ADAM17 Deletion in Thymic Epithelial Cells Alters Aire Expression without Affecting T Cell Developmental Progression

School of Natural Sciences, University of California at Merced, Merced, California, United States of America.
PLoS ONE (Impact Factor: 3.23). 10/2010; 5(10):e13528. DOI: 10.1371/journal.pone.0013528
Source: PubMed


Cellular interactions between thymocytes and thymic stromal cells are critical for normal T cell development. Thymic epithelial cells (TECs) are important stromal niche cells that provide essential growth factors, cytokines, and present self-antigens to developing thymocytes. The identification of genes that mediate cellular crosstalk in the thymus is ongoing. One candidate gene, Adam17, encodes a metalloprotease that functions by cleaving the ectodomain of several transmembrane proteins and regulates various developmental processes. In conventional Adam17 knockout mice, a non-cell autonomous role for ADAM17 in adult T cell development was reported, which strongly suggested that expression of ADAM17 in TECs was required for normal T cell development. However, knockdown of Adam17 results in multisystem developmental defects and perinatal lethality, which has made study of the role of Adam17 in specific cell types difficult. Here, we examined T cell and thymic epithelial cell development using a conditional knockout approach.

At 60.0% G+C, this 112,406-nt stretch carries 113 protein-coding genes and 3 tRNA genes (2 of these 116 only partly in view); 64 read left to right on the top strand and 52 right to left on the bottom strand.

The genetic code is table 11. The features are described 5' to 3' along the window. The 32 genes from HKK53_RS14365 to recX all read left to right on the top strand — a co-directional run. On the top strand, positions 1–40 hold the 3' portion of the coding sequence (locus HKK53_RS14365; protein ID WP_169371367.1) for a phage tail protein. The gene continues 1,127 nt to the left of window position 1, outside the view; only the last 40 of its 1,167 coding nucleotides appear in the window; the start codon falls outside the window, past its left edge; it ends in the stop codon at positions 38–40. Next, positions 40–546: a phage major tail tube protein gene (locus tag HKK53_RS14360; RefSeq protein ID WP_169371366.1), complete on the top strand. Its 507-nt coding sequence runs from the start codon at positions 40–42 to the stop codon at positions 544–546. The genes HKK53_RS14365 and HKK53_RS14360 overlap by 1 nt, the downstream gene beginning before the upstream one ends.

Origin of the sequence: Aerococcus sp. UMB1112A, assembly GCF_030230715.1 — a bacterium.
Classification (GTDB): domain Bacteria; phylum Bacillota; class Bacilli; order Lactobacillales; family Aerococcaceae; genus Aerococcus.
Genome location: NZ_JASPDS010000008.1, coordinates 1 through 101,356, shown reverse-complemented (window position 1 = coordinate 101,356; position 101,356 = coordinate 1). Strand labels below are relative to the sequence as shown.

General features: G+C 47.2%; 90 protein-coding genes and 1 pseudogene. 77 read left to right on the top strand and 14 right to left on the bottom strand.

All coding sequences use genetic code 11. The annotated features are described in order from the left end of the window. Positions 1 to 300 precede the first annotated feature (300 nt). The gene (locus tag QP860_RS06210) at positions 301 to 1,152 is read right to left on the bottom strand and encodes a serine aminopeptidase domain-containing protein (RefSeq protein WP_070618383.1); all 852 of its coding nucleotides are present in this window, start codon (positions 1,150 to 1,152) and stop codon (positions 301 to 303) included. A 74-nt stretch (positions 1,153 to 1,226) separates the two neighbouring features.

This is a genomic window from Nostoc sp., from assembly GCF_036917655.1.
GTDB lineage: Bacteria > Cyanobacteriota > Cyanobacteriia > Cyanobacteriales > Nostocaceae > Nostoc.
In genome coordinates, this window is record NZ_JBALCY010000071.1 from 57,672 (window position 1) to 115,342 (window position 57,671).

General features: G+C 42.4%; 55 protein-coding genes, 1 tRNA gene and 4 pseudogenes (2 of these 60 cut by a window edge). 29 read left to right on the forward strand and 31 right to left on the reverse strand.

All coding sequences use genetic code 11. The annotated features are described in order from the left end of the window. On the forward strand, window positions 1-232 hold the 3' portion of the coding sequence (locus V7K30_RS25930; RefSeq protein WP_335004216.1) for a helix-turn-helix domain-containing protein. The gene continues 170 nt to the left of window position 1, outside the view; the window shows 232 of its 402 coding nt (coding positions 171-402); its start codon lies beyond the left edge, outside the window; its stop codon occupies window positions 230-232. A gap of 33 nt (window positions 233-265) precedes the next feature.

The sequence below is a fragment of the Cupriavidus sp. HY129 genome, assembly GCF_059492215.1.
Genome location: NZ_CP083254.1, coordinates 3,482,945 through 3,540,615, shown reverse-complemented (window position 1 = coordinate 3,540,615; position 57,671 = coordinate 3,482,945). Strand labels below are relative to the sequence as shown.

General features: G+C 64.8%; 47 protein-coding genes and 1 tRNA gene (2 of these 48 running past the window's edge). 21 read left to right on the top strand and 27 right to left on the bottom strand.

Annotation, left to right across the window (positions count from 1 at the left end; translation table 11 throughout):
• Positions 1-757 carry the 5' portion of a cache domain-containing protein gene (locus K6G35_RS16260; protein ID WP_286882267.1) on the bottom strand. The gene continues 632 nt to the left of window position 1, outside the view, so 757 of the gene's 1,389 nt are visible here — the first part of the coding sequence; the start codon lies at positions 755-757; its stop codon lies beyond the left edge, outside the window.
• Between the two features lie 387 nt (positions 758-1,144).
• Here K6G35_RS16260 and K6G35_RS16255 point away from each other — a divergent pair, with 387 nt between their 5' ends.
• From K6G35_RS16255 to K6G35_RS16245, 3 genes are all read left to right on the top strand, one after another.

We generated an Adam17 conditional knockout mouse in which floxed Adam17 is deleted specifically in TECs by Cre recombinase under the control of the Foxn1 promoter. Normal T cell lineage choice and development through the canonical αβ T cell stages was observed. Interestingly, Adam17 deficiency in TECs resulted in reduced expression of the transcription factor Aire. However, no alterations in the patterns of TEC phenotypic marker expression and thymus morphology were noted.
In contrast to expectation, our data clearly shows that absence of Adam17 in TECs is dispensable for normal T cell development. Differentiation of TECs is also unaffected by loss of Adam17 based on phenotypic markers. Surprisingly, we have uncovered a novel genetic link between Adam17and Aire expression in vivo. The cell type in which ADAM17 mediates its non-cell autonomous impact and the mechanisms by which it regulates intrathymic T cell development remain to be identified.

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